Saturday , 25 October 2014
Breaking News
Climate offers wide variety of locally grown produce

Climate offers wide variety of locally grown produce

Climate offers wide variety of locally grown produce

Chef Chris Wagner prepares locally produced vegetables.

Florida is versatile when it comes to locally grown foods due to the extended or even year-round growing season. At Johnson & Wales University, we are lucky to be located in a climate that allows us to grow more than 100-plus species in the edible landscape that covers our North Miami campus.

However, two of the biggest farming communities in South Florida are Homestead and the Redland. Both offer several farmers markets including:

• Upper East Side Farmers Market, held every Saturday at Legion Park

• Paradise Farms

• Robert is Here

• Redlands Organic

• Homestead Farms A few tips to keep in mind when visiting these markets:

• Arrive early. The Florida sun and heat can wilt the produce.

• Ask the farmers where the food was grown and what kind of fertilizer was used.

• Check the booths for commercial packing supplies and boxes, which could signal if it was actually grown on a farm or just purchased at a large distributer for resale at the markets.

• Ask to have a taste. Tasting the food will immediately spark ideas on what to cook or what to pair it with — and it is fun!

• Bring a cooler to ensure the products will stay cool. Make sure there is no direct contact with the freezer packs and the food, and on warm days, you may have to make several trips to bring the food to your cooler in the car.

• Circle the market first. Make a meal plan and then buy the things you need.

• Buy ripe vegetables. Vibrant colors and the feel of the fruit or vegetable tell you if it is ready to eat.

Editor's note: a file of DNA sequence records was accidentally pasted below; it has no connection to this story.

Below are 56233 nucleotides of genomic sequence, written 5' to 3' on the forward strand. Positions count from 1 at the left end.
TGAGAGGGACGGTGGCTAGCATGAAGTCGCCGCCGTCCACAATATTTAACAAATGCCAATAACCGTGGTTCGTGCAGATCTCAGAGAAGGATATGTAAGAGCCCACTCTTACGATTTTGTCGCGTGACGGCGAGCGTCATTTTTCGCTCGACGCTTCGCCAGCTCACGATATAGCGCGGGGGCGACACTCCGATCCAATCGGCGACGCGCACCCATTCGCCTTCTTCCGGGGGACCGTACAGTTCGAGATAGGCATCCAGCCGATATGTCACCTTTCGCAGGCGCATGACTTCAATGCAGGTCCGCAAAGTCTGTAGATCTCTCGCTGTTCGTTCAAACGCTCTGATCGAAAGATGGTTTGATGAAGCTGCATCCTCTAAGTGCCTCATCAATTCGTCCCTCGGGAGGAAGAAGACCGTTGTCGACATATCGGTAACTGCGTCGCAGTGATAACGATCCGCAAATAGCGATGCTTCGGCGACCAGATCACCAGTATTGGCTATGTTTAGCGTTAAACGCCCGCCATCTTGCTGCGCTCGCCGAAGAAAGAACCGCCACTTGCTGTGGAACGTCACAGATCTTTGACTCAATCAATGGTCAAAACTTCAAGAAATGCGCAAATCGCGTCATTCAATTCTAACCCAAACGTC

• Form great relationships with your favorite farmers. Many of them will keep the best items for you!

• Visit the farms and see first-hand how they are growing and harvesting.

• Food and cleanliness go hand in hand. Observe the farm stands and the trucks or vans being used.

• Remember that some fresh foods have very short shelf lives and taste best if they are being consumed the same day.

During this time of year, many of these markets are likely to carry tomatoes, cucumbers, peppers, squash, zucchini, beans, avocados, corn and strawberries. Many U-Pick Farms in the area, such as Burr’s Berry Farm and Knaus Berry Farm, invite the community to pick their own fruits and vegetables. This can become an exciting outing for the whole family, and is a great way to teach children the importance of using fresh ingredients and where their food comes from — from placing a seed in the ground to harvesting many months later.

For recipes like Orange Poppyseed Dressing and a spin on Strawberries “Romanoff” please visit: www.facebook. com/JWUNorthMiami.

For a guide to farms, farm stores and upick farms, visit http://localfoodsouthflorida.org/farmstoresupicks.html.

Chris Wagner MEd, Global Master Chef, is the director of culinary operations at Johnson & Wales University’s North Miami Campus. He is a member of the American Culinary Federation, Chefs Collaborative and World Association of Chefs Societies.

Go Back